Does a cat's 'right to roam' give people a right to keep and the police a right to dismiss your claims of theft?

No! Keeping a displaced pet without making reasonable efforts to find the owner is 'Theft by Finding' and you can be charged. If you find yourself engaged in an ownership dispute or feel that you have rational cause to suspect that your cat has been stolen, don't be fobbed off by the police with this commonly-held view.

"As every cat owner knows, nobody owns a cat." Ellen Perry Berkeley

Except in law we do! Cats who wander are legally the property of the original owner.

Are valuable cat breeds being targeted?

Cat Thefts by type

Who steals cats and which breeds are most at risk?

Pedigree cats have been targeted by thieves for breeding or resale if found to be neutered, particularly the breeds that are distinctive and easily identifiable such as Bengal, Siamese and Persian. Given that pedigree kittens can sell for upwards of £500 and pet theft is still largely dealt with in the Magistrates Court with penalties often a small fine at best, it is a low risk, high reward crime. We need changes to the law to protect our precious companions! 

Theft by Finding - a very covert operation.

Cats are stolen for many reasons but in many cases it is 'Theft by Finding, a particularly insidious, invisible and yet often well-meaning criminal offence where someone assumes possession without taking reasonable measures to find the true owner. Whilst it is impossible to quantify the number of cats that are subsumed into local households, it is entirely feasible that our cats may well have increasingly fallen victim to this crime this past year, with cats popping in to say hello or scrounge a little extra side-serving or two and finding the welcome of home workers and the furloughed hard to resist. How many might have been mistaken for strays and encouraged to slip their paws under the table, never to return to their waiting owners? Without compulsory scanning in vets sadly we will never know...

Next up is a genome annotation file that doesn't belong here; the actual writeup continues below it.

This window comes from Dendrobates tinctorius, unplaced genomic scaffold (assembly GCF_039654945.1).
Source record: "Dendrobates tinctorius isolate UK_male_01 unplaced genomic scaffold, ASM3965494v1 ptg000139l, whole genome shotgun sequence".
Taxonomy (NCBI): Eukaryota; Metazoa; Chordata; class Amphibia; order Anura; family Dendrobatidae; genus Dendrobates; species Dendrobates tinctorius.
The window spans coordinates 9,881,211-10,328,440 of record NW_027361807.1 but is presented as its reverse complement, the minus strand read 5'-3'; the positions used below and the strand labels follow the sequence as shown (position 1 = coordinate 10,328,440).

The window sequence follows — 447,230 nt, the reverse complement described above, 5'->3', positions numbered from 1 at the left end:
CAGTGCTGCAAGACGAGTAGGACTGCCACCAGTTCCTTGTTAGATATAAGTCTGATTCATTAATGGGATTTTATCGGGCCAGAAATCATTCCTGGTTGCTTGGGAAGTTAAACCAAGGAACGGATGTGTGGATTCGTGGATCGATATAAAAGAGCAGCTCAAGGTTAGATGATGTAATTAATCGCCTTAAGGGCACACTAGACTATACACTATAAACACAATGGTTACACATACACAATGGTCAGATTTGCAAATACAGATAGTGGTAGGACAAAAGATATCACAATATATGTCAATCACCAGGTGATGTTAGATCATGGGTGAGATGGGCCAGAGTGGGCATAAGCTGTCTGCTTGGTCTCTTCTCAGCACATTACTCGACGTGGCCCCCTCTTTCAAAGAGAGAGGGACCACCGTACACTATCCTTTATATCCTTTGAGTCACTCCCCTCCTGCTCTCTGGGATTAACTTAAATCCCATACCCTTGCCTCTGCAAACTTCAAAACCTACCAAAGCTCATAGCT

If you have a cat who is taking up residence in your house and you are not the legitimate owner, please remember that you have a legal obligation to do your best to find the home, including scanning for a microchip as soon as is reasonably practical. Vets will do this for free or organisations may even come out to scan in situ. Consider placing a paper collar on your furry visitor as a first action, alongside door knocking and postering/ advertising on social media.

Ownership disputes can occur if you keep a cat without taking the above steps but beware - the law supports the original owner!

We advise neutering as one of the best ways to protect your pet..

Consider having their tag engraved with ‘neutered’ or ‘spayed’.

The most common stolen cats types

Who are the Forces to be reckoned with when it comes to prosecutions and cautions?

This data is especially important in highlighting which constabularies have taken this crime seriously.

Cat Theft prosecutions and cautions

When it comes to taking cat thieves to court in 2019, despite 431 crimes recorded, there were ZERO prosecutions across any of the forces! Thankfully the 2020 figures tell a more reassuring story with 13 prosecutions in total. However, 11 of these were entirely due to the diligence of the Metropolitan Police bringing these criminals to justice.

There were a further 9 police cautions in 2020.

Just 1.4% of all recorded cat thefts resulted in prosecutions (2015-2020). 

A further 1.7% of cases resulted in a police caution, community resolution or adult restorative intervention (2015-2020).

31 out of 44 forces have failed to prosecute a single case in the last 6 years!